On Thursday, 16 June 2016 at 13:39:20 UTC, Atila Neves wrote:
It would be a worthwhile trade-off, if those were the only two options available, but they're not. There are multiple build systems out there that do correct builds whilst being faster than make. Being faster is easy, because make is incredibly slow.

I didn't even find out about ninja because I read about it in a blog post, I actively searched for a make alternative because I was tired of waiting for it.

Make is certainly not slow for full builds. That is what I was testing.

I'm well aware of Ninja and it is maybe only 1% faster than Make for full builds[1]. There is only so much optimization that can be done when spawning processes as dictated by a DAG. 99% of the CPU's time is spent on running the tasks themselves.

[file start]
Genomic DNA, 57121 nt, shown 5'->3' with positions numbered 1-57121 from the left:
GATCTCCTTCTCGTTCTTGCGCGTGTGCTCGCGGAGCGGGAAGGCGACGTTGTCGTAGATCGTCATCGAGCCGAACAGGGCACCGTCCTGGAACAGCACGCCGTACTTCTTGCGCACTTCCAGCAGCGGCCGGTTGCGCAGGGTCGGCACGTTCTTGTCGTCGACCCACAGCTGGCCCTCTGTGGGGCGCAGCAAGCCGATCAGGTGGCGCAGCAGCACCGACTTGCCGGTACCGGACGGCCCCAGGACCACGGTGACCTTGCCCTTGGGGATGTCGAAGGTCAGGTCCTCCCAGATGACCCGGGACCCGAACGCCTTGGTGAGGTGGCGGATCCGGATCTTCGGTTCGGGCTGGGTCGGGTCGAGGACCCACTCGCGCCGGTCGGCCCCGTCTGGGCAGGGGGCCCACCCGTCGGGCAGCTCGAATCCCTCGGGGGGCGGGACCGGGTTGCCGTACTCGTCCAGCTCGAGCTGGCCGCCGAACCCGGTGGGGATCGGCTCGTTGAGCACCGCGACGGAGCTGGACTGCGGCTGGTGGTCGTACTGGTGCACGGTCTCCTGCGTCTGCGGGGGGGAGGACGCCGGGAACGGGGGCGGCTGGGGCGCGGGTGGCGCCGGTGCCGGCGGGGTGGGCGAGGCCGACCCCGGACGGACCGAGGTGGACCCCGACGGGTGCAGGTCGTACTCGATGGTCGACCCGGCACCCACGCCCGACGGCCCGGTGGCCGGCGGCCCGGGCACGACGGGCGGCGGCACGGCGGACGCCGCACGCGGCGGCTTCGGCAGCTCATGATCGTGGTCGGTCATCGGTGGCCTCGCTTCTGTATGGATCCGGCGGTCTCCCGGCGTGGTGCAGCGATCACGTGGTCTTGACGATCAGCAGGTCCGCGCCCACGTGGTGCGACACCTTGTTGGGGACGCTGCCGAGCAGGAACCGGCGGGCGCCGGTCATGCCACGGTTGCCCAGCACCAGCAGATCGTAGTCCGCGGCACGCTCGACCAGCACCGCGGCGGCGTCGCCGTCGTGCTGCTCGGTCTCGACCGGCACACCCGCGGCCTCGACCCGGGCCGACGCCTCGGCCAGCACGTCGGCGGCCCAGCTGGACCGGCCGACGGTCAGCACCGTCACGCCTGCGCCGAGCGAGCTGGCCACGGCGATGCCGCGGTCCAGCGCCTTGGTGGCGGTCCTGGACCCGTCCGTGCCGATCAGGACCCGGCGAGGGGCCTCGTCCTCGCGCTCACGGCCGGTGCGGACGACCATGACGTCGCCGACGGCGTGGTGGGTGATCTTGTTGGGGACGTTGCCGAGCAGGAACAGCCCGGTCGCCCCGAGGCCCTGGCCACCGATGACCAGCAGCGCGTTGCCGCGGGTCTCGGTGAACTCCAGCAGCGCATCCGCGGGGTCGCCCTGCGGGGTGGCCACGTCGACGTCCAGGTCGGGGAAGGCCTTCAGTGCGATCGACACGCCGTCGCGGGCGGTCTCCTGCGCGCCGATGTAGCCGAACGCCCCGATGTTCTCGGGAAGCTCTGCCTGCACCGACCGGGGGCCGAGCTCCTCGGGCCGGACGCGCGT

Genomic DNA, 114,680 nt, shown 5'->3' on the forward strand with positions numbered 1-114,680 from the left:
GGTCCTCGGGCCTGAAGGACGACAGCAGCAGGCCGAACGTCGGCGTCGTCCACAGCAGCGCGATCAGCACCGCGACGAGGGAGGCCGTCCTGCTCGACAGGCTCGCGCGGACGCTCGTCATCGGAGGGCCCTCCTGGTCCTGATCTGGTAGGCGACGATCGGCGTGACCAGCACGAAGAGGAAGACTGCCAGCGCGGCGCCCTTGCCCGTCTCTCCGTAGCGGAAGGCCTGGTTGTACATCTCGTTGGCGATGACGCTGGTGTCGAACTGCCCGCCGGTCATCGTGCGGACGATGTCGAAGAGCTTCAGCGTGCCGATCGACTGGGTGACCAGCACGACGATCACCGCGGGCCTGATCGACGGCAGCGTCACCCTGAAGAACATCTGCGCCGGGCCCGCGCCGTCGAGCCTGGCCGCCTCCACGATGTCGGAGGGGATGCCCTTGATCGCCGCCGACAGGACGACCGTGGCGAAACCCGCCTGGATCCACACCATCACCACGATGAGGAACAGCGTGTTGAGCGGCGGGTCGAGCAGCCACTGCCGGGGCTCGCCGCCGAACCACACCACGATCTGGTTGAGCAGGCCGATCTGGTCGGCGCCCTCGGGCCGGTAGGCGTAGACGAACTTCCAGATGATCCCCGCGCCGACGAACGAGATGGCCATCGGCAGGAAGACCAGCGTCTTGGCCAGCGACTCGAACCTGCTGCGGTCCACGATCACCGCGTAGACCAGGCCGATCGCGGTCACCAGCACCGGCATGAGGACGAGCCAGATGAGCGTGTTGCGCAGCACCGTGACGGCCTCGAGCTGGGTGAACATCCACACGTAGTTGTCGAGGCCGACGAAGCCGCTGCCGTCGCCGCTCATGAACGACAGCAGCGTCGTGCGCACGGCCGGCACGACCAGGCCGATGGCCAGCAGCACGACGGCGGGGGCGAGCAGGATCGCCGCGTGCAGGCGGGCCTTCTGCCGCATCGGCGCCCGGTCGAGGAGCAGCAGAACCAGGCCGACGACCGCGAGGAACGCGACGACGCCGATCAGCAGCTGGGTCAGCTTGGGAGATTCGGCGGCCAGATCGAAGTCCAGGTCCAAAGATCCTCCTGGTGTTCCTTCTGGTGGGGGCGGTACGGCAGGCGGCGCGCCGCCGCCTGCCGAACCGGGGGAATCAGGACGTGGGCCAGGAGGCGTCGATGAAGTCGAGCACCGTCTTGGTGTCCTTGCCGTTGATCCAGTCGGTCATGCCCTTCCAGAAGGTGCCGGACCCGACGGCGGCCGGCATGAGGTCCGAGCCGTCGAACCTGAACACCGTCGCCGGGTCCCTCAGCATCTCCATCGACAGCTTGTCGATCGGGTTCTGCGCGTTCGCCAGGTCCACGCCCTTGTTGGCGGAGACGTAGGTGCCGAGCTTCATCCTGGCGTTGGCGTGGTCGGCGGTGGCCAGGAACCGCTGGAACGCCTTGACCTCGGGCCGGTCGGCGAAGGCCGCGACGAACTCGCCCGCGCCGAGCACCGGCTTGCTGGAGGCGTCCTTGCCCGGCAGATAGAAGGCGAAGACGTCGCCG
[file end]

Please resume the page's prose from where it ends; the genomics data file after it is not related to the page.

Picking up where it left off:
Where Make gets slow is when checking for changes on a ton of files. I haven't tested it, but I'm sure Button is faster than Make in this case because it checks for changed files using multiple threads. Using the file system watcher can also bring this down to a near-zero time.

Speed is not the only virtue of a build system. A build system can be amazeballs fast, but if you can't rely on it doing incremental builds correctly in production, then you're probably doing full builds every single time. Being easy to use and robust is also pretty important.

[1] http://hamelot.io/programming/make-vs-ninja-performance-comparison/

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